Scapegoating Unhoused and “Mentally Ill” People 

Screenshot of website of the NYC Office of the Mayor with photo showing Mayor Adams making an announcement with several people behind him and a headline that reads "Mayor Adams Announces Plan to Provide Care for Individuals Suffering From Untreated Severe Mental Illness Across NYC."

Former police captain Eric Adams won the 2021 New York City mayoral election, in year two of the pandemic, with a “war on crime” campaign that has often manifested as a war on unhoused and mentally disabled people. Unhoused people had been forced into parks and streets as a result of subway closures for overnight disinfection, leading to popular anxieties about increased homelessness (with actual numbers difficult to measure). As MTA ridership rebounded, fears regarding “transit crime,” including a few high-profile incidents of violence by mentally disabled people, led Adams to announce large-scale police patrols of the subway system shortly after he was sworn in on January 1, 2022. On November 29, Adams additionally announced an 11-point agenda that would allow unhoused and/or mentally disabled people to be involuntarily hospitalized, with NYPD and DOH “co-response teams” deployed in subways to remove “those appearing to have serious mental health issues.” Outcry from disability activists pointed to a lack of hospital space as well as economic and social supports and, more importantly, to the civil rights platform of the global deinstitutionalization movement since the 1960s. —Mara Mills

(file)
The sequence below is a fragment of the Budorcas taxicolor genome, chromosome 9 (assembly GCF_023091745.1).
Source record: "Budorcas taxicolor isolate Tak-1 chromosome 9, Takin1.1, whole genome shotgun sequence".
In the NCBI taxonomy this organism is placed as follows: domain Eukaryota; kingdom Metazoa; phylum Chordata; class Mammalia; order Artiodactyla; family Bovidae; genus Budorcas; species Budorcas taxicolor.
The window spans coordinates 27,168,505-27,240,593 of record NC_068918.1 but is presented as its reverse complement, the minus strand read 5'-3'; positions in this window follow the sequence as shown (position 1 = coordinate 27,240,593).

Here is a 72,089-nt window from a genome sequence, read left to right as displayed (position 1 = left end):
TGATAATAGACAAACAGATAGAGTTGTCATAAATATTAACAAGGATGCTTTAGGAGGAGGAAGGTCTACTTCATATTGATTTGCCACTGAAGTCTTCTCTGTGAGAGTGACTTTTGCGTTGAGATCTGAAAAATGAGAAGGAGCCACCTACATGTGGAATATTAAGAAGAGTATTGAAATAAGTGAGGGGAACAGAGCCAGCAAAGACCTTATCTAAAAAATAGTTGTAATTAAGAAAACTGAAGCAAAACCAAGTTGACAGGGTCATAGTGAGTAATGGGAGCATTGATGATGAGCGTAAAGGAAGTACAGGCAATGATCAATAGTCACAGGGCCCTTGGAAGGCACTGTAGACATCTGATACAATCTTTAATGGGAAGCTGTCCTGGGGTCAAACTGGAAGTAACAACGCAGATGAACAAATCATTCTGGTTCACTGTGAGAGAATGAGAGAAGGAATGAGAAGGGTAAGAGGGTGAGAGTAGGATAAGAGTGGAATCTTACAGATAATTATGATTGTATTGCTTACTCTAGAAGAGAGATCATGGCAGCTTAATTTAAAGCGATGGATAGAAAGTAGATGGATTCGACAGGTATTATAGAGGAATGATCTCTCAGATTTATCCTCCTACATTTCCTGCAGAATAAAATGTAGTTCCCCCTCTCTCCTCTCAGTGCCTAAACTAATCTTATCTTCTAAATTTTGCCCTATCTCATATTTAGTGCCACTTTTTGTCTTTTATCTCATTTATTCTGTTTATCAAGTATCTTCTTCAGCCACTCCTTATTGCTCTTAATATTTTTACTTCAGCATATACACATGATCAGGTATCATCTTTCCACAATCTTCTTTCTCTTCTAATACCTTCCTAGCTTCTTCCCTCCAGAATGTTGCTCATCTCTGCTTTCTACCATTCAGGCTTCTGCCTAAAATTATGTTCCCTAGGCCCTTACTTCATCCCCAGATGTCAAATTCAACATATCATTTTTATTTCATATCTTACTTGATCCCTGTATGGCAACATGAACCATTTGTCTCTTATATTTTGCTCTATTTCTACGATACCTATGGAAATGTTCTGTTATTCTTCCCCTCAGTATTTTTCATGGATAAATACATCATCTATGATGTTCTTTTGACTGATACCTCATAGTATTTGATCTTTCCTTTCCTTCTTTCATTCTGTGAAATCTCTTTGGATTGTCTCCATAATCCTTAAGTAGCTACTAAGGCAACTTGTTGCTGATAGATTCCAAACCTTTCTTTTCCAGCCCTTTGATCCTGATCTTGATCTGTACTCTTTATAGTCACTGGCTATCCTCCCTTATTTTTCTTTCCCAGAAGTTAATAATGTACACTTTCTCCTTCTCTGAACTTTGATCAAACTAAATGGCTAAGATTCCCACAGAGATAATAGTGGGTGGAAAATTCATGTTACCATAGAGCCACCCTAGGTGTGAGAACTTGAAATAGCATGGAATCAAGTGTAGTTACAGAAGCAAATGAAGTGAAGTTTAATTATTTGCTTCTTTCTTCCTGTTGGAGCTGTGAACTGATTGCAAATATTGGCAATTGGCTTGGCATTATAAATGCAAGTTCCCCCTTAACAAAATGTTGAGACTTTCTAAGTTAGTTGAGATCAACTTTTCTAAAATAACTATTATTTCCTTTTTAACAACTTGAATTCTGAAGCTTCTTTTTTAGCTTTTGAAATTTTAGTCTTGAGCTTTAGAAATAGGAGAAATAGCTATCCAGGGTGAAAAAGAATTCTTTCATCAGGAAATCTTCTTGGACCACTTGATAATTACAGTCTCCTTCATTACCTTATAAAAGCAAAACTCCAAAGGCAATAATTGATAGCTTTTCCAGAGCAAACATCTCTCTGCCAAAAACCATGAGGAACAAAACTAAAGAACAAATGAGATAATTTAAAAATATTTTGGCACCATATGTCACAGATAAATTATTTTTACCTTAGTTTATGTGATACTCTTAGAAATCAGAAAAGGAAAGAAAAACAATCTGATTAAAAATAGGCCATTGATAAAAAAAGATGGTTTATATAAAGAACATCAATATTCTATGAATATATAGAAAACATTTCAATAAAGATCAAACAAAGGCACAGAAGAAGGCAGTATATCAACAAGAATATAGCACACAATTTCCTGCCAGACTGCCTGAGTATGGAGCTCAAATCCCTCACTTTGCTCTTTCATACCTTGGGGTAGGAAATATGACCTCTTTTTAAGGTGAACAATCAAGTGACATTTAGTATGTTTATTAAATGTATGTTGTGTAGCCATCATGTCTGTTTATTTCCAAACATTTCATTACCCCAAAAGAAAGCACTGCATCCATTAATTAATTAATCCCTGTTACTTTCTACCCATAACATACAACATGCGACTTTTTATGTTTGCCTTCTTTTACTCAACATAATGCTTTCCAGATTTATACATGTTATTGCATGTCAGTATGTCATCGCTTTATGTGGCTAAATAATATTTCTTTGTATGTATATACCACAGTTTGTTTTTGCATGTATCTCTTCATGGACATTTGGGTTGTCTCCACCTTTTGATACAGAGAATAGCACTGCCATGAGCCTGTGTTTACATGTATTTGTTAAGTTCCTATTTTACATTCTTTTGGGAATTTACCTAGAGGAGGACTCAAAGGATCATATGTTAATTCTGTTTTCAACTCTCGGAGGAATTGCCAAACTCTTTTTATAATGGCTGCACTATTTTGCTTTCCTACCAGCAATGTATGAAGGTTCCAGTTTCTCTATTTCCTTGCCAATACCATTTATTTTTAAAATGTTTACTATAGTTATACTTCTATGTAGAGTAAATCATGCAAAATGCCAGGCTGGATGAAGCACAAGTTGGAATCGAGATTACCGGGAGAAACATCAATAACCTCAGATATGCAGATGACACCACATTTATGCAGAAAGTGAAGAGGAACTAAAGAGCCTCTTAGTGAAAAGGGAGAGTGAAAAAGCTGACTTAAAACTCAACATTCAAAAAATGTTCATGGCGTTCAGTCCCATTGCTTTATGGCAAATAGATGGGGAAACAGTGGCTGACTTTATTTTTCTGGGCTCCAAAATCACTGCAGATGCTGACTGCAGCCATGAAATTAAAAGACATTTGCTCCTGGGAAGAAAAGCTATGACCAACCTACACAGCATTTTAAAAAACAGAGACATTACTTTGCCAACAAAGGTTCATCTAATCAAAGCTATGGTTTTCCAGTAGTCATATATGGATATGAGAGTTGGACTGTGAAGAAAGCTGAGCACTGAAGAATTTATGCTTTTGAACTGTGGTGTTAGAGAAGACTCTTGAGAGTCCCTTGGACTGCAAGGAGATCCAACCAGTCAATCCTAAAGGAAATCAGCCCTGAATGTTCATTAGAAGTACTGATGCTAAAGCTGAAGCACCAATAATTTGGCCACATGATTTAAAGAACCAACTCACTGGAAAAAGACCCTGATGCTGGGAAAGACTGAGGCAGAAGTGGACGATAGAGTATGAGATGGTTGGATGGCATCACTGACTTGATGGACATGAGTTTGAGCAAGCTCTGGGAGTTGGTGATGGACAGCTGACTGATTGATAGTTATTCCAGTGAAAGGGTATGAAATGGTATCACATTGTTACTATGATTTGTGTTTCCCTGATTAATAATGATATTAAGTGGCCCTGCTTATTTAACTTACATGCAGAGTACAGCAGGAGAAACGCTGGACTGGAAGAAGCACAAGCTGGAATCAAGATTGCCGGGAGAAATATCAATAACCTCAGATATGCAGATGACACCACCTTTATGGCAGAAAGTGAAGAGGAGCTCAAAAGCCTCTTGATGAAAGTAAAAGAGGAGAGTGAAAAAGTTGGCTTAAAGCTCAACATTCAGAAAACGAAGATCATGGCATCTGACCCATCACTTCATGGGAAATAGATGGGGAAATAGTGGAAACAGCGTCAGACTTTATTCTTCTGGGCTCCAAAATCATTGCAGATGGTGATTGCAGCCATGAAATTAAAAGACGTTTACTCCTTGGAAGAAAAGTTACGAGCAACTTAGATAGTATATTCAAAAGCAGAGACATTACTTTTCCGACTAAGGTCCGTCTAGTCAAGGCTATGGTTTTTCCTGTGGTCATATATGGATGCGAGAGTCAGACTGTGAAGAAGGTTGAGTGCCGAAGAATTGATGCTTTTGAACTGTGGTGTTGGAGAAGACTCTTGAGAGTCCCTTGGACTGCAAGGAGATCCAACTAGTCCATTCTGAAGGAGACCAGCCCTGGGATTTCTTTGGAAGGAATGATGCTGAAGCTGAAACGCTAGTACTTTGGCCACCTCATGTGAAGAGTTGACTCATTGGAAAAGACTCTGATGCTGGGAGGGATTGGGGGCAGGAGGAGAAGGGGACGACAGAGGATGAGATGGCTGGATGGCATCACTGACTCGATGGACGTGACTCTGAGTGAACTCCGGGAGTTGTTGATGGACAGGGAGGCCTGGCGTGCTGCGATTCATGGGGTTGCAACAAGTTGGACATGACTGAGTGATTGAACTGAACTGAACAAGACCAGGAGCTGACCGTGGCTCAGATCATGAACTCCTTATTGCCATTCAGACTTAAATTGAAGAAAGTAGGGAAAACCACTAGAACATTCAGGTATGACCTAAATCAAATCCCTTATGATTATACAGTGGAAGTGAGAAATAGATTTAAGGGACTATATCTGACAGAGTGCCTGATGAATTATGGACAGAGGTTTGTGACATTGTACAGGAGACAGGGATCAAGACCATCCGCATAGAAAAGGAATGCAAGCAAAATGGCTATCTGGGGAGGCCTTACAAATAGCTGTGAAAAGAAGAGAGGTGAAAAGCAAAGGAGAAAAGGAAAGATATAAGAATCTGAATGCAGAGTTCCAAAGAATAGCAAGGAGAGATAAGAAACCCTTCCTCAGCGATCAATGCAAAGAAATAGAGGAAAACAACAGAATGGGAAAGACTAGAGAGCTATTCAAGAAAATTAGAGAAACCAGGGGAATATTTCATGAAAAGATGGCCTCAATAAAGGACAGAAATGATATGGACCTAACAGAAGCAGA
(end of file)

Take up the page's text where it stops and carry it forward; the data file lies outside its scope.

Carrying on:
Watch Mayor Adams’s announcement below: